The Super Brute had some innovative design features that made it such a popular model. It had an improved front suspension that included a coil-over shock and pivot arm. This was a significant change from leaf spring suspensions that prior models had. 

An aluminum chassis was another feature that helped keep the Super Brute light in weight and increased top speeds. It also had other features like a lightweight seat that helped lighten the load and improve top speeds. 

1974 Alouette snowmobile models include: 

  • Super Brute 295
  • Super Brute 340
  • Super Brute 440
  • Sno Duster 295
  • Sno Duster 340

There aren’t any Alouette models listed from 1975, and 1976 was the last year that the brand produced machines under the Alouette name. 1976 models include:

  • Brute 340
  • Brute 440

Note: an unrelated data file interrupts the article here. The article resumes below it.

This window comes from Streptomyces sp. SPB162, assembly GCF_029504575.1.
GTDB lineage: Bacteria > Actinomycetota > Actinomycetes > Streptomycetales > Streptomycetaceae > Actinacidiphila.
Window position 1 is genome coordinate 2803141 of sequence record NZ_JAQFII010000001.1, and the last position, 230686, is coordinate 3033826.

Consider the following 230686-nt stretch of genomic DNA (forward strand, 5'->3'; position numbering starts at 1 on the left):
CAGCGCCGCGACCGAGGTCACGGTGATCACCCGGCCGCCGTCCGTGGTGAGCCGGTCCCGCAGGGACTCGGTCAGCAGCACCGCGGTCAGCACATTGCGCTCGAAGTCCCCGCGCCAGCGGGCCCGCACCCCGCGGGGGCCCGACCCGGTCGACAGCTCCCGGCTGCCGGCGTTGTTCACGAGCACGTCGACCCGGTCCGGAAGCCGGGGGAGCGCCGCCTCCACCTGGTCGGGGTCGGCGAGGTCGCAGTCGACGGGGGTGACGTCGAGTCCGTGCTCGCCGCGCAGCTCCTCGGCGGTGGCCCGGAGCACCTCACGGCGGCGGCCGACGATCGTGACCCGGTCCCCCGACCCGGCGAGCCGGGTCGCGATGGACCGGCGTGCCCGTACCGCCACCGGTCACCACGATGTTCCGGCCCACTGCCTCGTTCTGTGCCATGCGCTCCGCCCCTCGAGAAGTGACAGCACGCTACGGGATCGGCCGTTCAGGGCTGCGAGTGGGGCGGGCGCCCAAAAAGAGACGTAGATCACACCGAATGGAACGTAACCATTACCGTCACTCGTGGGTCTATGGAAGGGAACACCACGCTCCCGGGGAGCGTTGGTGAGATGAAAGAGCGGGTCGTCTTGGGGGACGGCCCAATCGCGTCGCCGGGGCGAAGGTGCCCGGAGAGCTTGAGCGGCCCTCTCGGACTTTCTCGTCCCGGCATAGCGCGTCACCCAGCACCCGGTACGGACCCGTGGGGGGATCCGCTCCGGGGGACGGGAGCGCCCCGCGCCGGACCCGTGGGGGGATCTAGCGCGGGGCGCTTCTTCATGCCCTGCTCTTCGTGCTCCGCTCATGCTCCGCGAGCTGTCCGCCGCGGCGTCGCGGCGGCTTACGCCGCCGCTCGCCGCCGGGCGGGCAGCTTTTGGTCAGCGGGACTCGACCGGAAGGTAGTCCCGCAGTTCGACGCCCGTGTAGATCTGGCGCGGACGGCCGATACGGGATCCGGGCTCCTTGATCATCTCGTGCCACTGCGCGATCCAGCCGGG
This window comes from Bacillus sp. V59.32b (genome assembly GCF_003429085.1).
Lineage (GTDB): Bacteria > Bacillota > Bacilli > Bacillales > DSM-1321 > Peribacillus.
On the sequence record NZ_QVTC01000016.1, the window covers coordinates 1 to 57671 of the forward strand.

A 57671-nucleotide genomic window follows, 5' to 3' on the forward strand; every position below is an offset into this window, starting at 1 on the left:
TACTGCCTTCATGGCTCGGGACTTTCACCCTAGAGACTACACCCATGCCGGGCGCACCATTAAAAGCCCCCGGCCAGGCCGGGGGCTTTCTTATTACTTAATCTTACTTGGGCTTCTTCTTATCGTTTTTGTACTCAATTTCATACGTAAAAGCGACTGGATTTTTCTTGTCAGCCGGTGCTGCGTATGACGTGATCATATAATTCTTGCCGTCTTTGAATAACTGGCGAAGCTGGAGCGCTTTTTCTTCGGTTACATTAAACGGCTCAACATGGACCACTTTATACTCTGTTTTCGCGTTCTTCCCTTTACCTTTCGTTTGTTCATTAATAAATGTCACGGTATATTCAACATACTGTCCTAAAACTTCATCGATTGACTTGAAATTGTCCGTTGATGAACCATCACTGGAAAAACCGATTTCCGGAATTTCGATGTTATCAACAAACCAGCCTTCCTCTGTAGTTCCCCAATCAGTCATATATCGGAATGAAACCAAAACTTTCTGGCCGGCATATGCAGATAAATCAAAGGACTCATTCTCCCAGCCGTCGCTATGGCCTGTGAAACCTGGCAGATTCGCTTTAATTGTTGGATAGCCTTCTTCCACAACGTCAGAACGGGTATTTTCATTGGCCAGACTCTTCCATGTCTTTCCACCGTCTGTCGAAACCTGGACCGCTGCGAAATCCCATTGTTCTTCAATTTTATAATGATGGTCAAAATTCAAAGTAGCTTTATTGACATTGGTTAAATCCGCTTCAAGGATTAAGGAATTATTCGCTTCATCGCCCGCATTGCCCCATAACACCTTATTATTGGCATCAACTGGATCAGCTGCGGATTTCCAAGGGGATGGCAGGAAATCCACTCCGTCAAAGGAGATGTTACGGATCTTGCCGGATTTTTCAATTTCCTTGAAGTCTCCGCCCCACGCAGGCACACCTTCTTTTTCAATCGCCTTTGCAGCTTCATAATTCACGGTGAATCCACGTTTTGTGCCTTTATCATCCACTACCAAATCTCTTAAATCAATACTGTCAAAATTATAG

• Super Brute 250
  • Super Brute 340
  • Super Brute 440
  • Sno Duster 340
  • Sno Brute 440

Rupp purchased the brand shortly after this, and the story goes that all of the Alouette models from 1976 were actually just rebranded Rupp machines. So the 1975 models are seen by some people as the last of the actual Alouettes.

There are other rumors out there that Yamaha used some of the design and development of Alouettes in some of their 1980s models, including the popular Phazer, which happens to be one of my favorite vintage sleds after.  

If you compare the design of these brands, you will see some definite similarities, but whether that was intentional or a complete rip-off is up for debate. Yamaha is still around, and Alouette is not.    

Why Did Alouette Stop Making Snowmobiles?

Alouette stopped making snowmobiles because the company was sold multiple times. On one of those final sales, the parent company decided that they didn’t want to produce the Alouette brand any longer.